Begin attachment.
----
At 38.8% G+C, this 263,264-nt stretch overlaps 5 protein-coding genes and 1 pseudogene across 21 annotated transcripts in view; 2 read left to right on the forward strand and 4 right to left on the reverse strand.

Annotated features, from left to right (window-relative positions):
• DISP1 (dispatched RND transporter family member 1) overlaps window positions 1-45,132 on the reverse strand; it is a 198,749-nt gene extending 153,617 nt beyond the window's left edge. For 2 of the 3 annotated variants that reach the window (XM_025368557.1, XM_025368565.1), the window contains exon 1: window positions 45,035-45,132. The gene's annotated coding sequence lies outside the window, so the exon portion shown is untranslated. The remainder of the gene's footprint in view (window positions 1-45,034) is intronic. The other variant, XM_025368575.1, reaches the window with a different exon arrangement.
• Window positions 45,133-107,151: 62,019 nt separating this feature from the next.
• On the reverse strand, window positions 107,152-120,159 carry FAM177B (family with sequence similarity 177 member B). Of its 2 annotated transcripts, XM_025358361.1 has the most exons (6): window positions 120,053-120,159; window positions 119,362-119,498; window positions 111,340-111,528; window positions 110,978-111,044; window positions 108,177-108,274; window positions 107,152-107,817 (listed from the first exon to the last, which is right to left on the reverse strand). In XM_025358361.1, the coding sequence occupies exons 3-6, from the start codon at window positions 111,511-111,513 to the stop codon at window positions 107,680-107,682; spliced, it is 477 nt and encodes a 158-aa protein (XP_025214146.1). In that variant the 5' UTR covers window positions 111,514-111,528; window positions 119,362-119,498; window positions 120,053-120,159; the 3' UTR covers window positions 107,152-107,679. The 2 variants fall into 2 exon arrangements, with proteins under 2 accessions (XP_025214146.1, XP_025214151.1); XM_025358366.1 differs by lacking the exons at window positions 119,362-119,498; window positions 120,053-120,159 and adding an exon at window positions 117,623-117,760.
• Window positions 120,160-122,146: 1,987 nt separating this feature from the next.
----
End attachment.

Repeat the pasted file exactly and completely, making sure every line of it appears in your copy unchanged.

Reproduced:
At 38.8% G+C, this 263,264-nt stretch overlaps 5 protein-coding genes and 1 pseudogene across 21 annotated transcripts in view; 2 read left to right on the forward strand and 4 right to left on the reverse strand.

Annotated features, from left to right (window-relative positions):
• DISP1 (dispatched RND transporter family member 1) overlaps window positions 1-45,132 on the reverse strand; it is a 198,749-nt gene extending 153,617 nt beyond the window's left edge. For 2 of the 3 annotated variants that reach the window (XM_025368557.1, XM_025368565.1), the window contains exon 1: window positions 45,035-45,132. The gene's annotated coding sequence lies outside the window, so the exon portion shown is untranslated. The remainder of the gene's footprint in view (window positions 1-45,034) is intronic. The other variant, XM_025368575.1, reaches the window with a different exon arrangement.
• Window positions 45,133-107,151: 62,019 nt separating this feature from the next.
• On the reverse strand, window positions 107,152-120,159 carry FAM177B (family with sequence similarity 177 member B). Of its 2 annotated transcripts, XM_025358361.1 has the most exons (6): window positions 120,053-120,159; window positions 119,362-119,498; window positions 111,340-111,528; window positions 110,978-111,044; window positions 108,177-108,274; window positions 107,152-107,817 (listed from the first exon to the last, which is right to left on the reverse strand). In XM_025358361.1, the coding sequence occupies exons 3-6, from the start codon at window positions 111,511-111,513 to the stop codon at window positions 107,680-107,682; spliced, it is 477 nt and encodes a 158-aa protein (XP_025214146.1). In that variant the 5' UTR covers window positions 111,514-111,528; window positions 119,362-119,498; window positions 120,053-120,159; the 3' UTR covers window positions 107,152-107,679. The 2 variants fall into 2 exon arrangements, with proteins under 2 accessions (XP_025214146.1, XP_025214151.1); XM_025358366.1 differs by lacking the exons at window positions 119,362-119,498; window positions 120,053-120,159 and adding an exon at window positions 117,623-117,760.
• Window positions 120,160-122,146: 1,987 nt separating this feature from the next.